Business Forum – Shop Etiquette: Customer & Communication

by Terry Watson | October 25th, 2012
Members of Professional Barber and Cosmetologist Business

Members of Professional Barber and Cosmetologist Business

Make no mistake – we appreciate the opportunity to service you, the client.
However, to better serve your service requests, it is imperative that you consider the many aspects of a barber/stylist’s schedule. As you represent being our number-one priority, we need your help to maintain a maximum level of professionalism when it comes to exceeding your grooming expectations. Though different salons have established their own set of “etiquette rules” we have outlined a few of our own that speak across the board.

Show Up For Your Appointment – On Time
We understand that things happen. If you will be 5-10 minutes delayed, give us a call. Beyond 10 minutes, it is best to reschedule. As barber/stylists, our schedules remain tight and we must be prepared to honor the service of our next booked appointment. Your time is our time! If you are habitually late or do not provide a courtesy 24-hour cancellation, do not be surprised to be assessed a no-show fee. Do understand that your no-show slot may have caused your professional the opportunity to fill your spot. Yes, it is your appointment, but it is their livelihood.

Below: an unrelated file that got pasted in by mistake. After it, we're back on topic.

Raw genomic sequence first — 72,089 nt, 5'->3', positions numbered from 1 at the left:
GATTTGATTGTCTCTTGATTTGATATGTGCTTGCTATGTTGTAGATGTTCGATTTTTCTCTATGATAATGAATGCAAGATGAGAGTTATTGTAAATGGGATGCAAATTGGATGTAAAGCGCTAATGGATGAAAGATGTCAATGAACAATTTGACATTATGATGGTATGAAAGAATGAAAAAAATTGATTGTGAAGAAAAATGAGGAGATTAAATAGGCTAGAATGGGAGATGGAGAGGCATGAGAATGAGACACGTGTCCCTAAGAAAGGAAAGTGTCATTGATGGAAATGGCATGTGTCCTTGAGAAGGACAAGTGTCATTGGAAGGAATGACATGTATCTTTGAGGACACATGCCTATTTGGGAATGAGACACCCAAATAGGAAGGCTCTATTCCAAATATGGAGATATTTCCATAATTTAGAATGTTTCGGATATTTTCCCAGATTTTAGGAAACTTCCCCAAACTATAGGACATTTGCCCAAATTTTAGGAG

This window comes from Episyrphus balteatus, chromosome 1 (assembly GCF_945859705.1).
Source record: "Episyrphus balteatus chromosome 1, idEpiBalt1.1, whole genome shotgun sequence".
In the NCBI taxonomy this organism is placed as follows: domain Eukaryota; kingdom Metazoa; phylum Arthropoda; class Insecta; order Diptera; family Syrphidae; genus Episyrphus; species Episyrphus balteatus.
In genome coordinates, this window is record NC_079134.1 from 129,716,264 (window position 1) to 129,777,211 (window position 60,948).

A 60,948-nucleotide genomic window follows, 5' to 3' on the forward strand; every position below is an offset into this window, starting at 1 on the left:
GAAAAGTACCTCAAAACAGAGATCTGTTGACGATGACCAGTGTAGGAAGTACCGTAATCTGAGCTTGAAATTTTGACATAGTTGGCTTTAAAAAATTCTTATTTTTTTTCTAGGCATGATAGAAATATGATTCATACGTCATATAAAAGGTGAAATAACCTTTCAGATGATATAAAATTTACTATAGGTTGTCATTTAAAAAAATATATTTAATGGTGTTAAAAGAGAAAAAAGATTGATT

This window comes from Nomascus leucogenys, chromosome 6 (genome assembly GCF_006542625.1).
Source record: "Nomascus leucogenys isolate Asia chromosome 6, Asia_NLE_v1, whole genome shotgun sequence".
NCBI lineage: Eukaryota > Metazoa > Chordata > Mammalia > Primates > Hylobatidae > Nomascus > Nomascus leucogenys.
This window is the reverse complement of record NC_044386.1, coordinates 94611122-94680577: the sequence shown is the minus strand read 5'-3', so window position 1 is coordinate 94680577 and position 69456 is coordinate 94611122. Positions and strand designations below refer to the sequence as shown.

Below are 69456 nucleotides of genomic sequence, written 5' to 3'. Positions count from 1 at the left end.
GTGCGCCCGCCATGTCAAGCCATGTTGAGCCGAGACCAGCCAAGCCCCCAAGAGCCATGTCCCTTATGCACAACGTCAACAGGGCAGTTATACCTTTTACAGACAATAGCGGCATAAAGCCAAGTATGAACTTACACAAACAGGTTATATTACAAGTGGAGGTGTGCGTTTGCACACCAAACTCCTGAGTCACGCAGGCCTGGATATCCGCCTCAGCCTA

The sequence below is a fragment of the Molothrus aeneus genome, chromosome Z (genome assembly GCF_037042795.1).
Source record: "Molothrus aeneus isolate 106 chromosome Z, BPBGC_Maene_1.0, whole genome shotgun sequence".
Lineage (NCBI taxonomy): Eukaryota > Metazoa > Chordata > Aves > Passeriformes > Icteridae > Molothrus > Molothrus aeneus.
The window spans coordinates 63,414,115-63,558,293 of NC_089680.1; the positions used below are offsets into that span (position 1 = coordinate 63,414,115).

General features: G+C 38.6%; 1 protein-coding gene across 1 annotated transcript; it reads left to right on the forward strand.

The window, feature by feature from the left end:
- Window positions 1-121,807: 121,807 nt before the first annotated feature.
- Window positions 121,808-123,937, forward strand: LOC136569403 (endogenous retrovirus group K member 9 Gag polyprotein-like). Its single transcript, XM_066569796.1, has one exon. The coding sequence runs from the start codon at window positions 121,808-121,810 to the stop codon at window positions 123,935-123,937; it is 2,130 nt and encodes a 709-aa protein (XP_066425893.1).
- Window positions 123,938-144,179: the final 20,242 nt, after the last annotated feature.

Don’t Try To ‘Squeeze’ Your Way In
Be mindful that showing up more than 10 minutes prior to your scheduled appointment can cause a disruption in your barber/stylist’s schedule. Beyond the interruption of an ongoing consultation, your premature arrival also prevents ample time to clean and prep for your appointment. In addition, exercise respect for your professional’s time. Attempting to talk your stylist into a last-minute or “in between clients” service request is absolutely unreasonable. Such requests prove inconsiderate, impede schedules, and show a lack of respect for your professional’s personal time. If you are always pressed for time, please book for services well in advance. They will appreciate the courtesy and you will definitely benefit from it!

Family & Friends –
Indeed we love them but we don’t look forward to a ‘family reunion’ that too often accompanies the ‘entourage’
Be courteous of your professional stylist and the barber/salon establishment. Please keep all guests at a minimum when attending your appointment. Space can be limited & visitors along for the ride can very quickly cause overcrowding. And without question, keep all guests out of working spaces. These areas have been designed to provide a service not a hangout. Additionally, unless your child is receiving styling services, please arrange for childcare outside the salon, and definitely inside! Be informed that the establishment is a place of business. The professional must exercise a degree of safety at all times. The styling area must be maintained, tools managed, and products properly handled (some of which may contain chemicals that others, especially children, should not directly come in contact with.) Your safety is a priority!

Haggling vs. Tipping